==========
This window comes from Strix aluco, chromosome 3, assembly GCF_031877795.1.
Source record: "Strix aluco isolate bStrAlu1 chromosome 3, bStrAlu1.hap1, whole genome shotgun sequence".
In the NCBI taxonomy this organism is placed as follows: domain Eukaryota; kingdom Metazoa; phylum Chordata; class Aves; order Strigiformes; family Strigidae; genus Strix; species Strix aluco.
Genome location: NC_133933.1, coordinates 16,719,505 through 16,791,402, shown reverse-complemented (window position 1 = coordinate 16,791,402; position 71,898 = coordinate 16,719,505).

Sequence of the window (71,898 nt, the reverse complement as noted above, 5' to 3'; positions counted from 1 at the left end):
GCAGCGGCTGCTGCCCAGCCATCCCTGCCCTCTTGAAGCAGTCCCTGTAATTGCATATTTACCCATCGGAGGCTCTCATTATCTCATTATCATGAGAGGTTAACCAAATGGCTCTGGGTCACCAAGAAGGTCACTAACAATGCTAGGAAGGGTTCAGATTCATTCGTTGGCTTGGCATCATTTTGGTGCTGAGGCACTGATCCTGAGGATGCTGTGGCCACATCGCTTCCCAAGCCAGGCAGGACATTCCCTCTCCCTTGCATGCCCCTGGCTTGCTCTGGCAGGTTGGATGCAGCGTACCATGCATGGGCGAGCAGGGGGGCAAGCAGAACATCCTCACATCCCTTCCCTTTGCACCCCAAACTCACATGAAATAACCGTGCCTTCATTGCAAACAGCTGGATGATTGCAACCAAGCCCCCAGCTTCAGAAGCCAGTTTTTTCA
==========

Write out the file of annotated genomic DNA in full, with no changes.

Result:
This window comes from Strix aluco, chromosome 3, assembly GCF_031877795.1.
Source record: "Strix aluco isolate bStrAlu1 chromosome 3, bStrAlu1.hap1, whole genome shotgun sequence".
In the NCBI taxonomy this organism is placed as follows: domain Eukaryota; kingdom Metazoa; phylum Chordata; class Aves; order Strigiformes; family Strigidae; genus Strix; species Strix aluco.
Genome location: NC_133933.1, coordinates 16,719,505 through 16,791,402, shown reverse-complemented (window position 1 = coordinate 16,791,402; position 71,898 = coordinate 16,719,505).

Sequence of the window (71,898 nt, the reverse complement as noted above, 5' to 3'; positions counted from 1 at the left end):
GCAGCGGCTGCTGCCCAGCCATCCCTGCCCTCTTGAAGCAGTCCCTGTAATTGCATATTTACCCATCGGAGGCTCTCATTATCTCATTATCATGAGAGGTTAACCAAATGGCTCTGGGTCACCAAGAAGGTCACTAACAATGCTAGGAAGGGTTCAGATTCATTCGTTGGCTTGGCATCATTTTGGTGCTGAGGCACTGATCCTGAGGATGCTGTGGCCACATCGCTTCCCAAGCCAGGCAGGACATTCCCTCTCCCTTGCATGCCCCTGGCTTGCTCTGGCAGGTTGGATGCAGCGTACCATGCATGGGCGAGCAGGGGGGCAAGCAGAACATCCTCACATCCCTTCCCTTTGCACCCCAAACTCACATGAAATAACCGTGCCTTCATTGCAAACAGCTGGATGATTGCAACCAAGCCCCCAGCTTCAGAAGCCAGTTTTTTCA